Thousands of Genetically Modified (GM) insects developed by British scientists are set to be released into fields across Europe as an alternative to chemical pesticides. Granted, pesticides have been responsible for jeopardizing human health, damaging the environment and killing millions of bees and other insects, but is the proper solution manufacturing genetically modified insects?
The idea is to release a large number of GM olive flies that will be used to kill off wild pests that damage the crop. The company responsible for their manufacture and release is Oxitec. They plan to release GM male olive flies that would naturally mate with the females, ultimately resulting in the death of female offspring at the larvae or maggot stage. The thought is that this would lead to a reduction in the olive fly population, which would allow the trees to produce fruit without the need for chemical sprays.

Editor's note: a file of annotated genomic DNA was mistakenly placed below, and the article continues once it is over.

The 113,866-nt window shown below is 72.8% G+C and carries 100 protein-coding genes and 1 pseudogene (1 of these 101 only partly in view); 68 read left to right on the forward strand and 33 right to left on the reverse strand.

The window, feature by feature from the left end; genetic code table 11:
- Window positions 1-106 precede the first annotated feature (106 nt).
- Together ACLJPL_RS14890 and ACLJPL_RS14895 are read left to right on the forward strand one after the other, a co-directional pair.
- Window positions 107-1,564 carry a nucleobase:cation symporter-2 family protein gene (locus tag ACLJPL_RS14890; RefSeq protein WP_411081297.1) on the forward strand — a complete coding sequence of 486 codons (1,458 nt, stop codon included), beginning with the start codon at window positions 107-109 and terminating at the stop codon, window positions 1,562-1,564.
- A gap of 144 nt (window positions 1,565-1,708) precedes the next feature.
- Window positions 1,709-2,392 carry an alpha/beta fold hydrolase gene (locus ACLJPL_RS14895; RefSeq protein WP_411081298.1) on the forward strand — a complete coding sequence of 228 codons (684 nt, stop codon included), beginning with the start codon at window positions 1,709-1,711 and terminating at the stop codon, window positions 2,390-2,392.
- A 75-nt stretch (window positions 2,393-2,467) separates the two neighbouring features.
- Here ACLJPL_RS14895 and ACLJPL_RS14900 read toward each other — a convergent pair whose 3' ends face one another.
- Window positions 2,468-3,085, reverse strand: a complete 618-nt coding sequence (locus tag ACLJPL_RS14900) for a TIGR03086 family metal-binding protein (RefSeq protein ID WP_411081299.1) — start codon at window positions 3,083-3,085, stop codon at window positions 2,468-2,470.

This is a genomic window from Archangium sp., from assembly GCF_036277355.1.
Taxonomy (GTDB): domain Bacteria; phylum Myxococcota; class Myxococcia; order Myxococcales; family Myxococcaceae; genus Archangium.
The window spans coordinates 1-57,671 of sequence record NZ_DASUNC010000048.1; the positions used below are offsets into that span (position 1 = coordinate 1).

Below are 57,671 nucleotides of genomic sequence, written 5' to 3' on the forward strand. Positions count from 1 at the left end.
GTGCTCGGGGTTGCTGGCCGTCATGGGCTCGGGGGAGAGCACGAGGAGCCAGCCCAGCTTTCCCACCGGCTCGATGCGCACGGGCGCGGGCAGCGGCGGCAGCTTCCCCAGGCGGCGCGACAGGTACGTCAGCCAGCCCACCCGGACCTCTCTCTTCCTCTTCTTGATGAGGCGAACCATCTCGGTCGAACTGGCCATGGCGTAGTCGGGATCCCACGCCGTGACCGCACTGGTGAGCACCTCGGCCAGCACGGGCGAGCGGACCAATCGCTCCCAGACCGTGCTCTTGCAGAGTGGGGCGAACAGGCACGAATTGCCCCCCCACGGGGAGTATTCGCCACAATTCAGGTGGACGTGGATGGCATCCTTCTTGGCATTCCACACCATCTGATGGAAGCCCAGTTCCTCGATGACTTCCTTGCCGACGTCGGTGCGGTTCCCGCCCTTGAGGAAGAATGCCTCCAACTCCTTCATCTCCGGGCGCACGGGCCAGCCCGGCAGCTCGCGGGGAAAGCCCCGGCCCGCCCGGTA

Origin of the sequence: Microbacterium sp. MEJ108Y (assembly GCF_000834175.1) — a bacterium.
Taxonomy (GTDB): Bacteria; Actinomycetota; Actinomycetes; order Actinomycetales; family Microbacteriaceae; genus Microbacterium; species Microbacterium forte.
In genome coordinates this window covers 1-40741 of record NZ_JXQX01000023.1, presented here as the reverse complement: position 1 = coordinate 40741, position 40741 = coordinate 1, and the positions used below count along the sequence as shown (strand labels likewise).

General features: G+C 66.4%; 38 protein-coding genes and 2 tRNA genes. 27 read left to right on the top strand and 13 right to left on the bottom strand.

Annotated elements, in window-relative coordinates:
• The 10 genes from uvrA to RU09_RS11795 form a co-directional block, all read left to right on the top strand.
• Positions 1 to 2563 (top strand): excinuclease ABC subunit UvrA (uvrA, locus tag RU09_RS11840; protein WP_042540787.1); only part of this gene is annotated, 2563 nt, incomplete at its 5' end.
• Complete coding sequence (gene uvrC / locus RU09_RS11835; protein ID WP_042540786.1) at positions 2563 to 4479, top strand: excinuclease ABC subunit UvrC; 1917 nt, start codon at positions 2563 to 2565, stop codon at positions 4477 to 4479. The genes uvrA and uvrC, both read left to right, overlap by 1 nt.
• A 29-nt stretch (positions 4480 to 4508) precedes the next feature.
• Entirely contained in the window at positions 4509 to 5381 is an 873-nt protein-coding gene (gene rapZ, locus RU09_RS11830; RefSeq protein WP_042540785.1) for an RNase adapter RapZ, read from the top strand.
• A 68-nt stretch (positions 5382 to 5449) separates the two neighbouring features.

Oxitec has applied to Spanish regulatory authorities for permission to carry out a netted field trial of its GM insects. If the trial is successful, more trials will be carried out in Greece and Italy - the company also eventually hopes to be able to use the GM insects in British fields as well.
Our approach is aimed not only at controlling the olive fly, but also to avoid harming other species. By using our form of genetic sterility our flies are designed to eliminate the pest and not to stay in the environment. – Oxitec’s Dr Martha Koukidou (1) 3Read More